Sustaining Lethal Relevance

From Armor & Mobility, March/April 2019 Issue

The U.S. Army faces similar challenges in sustaining electronics, communication and support equipment for Army weapon systems that are maintained for decades. Many of these weapon systems are past their original designed life expectancy with no set plans to decommission, which presents the Army with both financial and readiness challenges.

By Alissa T. (Rese) Stevens, Obsolescence Service Lead, U.S. Army Materiel Command

It feels like technology is progressing faster than ever – and it is. As soon as a new technology is debuted to the public, developers are already working on the next new thing or upgrade. It can be seen in the consumer world, from cell phones to televisions to personal vehicles. A decade ago, smartphones as we know them by today’s standards, didn’t exist. The car stereo has been replaced with an overall media display unit with other capabilities, like a navigation system, car maintenance status and automated safety service.

While car manufacturers would prefer buyers to replace their vehicles every three years, most consumers typically hold them for at least six years. Elements of the car, such as components inside the media display, will become obsolete within these three to six years. If one of these obsolete electronic components fails, the car owner has several options to consider before determining the best path forward. Can the car continue to be used without the display unit? Do aftermarket suppliers have any residual stock? Can a new model be installed in the car? Should the entire car be upgraded? As a consumer, the car owner explores and weighs each option to determine the best solution.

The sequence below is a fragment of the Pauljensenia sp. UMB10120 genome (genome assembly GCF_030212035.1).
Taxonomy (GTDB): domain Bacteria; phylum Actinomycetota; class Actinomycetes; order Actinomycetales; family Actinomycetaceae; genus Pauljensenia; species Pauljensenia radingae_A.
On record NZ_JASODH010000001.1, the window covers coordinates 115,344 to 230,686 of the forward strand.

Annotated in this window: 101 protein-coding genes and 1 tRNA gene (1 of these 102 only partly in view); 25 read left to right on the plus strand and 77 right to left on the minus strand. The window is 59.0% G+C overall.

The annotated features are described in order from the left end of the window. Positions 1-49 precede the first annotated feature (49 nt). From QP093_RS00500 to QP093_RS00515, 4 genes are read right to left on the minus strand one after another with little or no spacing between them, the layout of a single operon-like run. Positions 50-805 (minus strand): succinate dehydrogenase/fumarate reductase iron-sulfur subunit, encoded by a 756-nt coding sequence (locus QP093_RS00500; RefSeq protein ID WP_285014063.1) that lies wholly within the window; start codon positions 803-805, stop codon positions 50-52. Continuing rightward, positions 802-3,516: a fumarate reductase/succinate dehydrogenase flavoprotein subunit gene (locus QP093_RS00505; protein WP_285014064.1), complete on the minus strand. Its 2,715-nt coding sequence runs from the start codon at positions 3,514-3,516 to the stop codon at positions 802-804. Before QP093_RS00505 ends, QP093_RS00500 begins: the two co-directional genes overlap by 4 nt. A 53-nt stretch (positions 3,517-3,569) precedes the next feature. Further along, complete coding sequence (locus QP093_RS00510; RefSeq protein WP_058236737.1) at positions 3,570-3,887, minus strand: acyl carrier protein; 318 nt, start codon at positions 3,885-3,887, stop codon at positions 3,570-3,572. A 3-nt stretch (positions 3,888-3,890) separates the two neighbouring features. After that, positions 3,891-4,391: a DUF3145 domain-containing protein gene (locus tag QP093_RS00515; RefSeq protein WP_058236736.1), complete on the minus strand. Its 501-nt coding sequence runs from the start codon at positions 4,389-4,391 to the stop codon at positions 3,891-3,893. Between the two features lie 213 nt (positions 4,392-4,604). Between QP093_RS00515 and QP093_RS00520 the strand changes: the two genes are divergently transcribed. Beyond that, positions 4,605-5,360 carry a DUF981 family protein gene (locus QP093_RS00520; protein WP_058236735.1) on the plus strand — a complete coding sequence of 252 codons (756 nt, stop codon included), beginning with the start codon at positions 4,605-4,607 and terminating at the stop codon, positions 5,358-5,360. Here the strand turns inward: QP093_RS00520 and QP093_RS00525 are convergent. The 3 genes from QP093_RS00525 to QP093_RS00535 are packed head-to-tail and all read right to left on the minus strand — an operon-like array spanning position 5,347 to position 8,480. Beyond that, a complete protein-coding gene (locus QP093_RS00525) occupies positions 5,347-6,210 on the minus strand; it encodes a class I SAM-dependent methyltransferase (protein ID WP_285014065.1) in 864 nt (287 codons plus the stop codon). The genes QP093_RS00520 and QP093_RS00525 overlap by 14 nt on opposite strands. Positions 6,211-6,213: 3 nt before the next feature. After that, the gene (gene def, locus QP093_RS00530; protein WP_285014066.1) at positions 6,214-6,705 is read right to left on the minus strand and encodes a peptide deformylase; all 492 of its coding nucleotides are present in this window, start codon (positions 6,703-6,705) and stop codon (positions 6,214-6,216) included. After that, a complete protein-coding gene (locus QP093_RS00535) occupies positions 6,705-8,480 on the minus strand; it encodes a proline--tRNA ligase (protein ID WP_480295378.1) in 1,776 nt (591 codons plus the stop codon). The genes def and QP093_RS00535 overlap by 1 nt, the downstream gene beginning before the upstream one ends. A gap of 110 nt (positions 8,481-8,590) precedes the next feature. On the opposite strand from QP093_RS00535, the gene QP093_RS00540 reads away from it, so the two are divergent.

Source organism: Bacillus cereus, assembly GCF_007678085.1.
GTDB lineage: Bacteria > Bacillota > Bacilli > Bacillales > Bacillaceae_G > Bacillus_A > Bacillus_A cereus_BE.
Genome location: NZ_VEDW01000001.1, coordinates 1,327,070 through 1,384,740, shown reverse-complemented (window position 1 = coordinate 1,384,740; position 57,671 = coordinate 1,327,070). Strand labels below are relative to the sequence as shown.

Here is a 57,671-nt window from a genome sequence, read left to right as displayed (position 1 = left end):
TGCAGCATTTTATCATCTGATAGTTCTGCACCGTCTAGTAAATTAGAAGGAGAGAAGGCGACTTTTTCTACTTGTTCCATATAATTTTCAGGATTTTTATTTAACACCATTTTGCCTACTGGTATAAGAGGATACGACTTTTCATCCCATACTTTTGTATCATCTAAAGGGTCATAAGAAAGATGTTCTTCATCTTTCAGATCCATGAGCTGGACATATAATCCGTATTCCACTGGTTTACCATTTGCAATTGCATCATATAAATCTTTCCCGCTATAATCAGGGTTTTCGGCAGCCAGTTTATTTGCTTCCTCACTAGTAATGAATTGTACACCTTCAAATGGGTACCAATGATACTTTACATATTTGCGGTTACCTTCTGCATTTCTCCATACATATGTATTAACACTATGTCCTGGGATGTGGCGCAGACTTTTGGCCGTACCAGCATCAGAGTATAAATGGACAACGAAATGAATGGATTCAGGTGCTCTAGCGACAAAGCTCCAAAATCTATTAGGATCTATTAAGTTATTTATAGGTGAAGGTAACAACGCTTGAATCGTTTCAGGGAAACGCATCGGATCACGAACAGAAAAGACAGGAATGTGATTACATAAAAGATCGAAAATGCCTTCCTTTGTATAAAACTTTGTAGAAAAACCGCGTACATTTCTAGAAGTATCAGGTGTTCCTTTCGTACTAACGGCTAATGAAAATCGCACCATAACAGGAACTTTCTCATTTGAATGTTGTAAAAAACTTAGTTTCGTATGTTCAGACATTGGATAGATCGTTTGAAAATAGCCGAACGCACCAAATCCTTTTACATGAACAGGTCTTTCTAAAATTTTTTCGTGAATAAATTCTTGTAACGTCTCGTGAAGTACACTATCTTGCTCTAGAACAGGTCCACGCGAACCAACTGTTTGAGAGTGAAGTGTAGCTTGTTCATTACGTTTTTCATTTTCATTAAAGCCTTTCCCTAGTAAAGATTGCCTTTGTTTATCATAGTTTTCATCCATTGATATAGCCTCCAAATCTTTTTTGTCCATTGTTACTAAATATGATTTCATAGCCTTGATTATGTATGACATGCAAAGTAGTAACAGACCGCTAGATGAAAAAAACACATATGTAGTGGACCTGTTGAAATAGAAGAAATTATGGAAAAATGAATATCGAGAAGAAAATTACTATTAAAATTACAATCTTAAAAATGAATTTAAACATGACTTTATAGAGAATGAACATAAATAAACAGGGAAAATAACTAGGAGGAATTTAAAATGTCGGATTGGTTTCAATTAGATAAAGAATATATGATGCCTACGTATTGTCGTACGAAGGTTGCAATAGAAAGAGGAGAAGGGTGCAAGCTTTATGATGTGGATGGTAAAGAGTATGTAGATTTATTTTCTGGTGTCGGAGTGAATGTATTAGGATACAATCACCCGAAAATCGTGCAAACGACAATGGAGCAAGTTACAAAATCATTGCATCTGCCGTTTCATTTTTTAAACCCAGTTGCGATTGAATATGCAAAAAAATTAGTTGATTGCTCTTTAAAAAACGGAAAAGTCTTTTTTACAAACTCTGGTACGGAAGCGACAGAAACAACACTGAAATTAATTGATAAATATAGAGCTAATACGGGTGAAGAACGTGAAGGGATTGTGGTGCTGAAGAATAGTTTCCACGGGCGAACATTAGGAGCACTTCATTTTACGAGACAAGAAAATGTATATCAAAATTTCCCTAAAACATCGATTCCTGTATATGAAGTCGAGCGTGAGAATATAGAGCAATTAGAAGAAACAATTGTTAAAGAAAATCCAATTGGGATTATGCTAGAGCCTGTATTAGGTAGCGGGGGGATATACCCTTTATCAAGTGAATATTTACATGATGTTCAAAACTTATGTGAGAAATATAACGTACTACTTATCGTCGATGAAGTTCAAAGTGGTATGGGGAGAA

Overcoming Parts Unavailability

Where the consumer can probably operate their vehicle without the failed unit or can look to replace the vehicle in total, the Army does not have that option. If the system is down, mission readiness is affected and lives can be lost. The Army needs to overcome the challenges of maintaining system readiness on legacy weapon systems due to the availability of parts.

Per Army Regulation 700-90, the Army Industrial Base Process, Army Materiel Command (AMC) is responsible for managing Diminishing Manufacturing Sources and Materiel Shortages (DMSMS). Likewise, obsolescence is a component of providing materiel and sustainable readiness for the Army.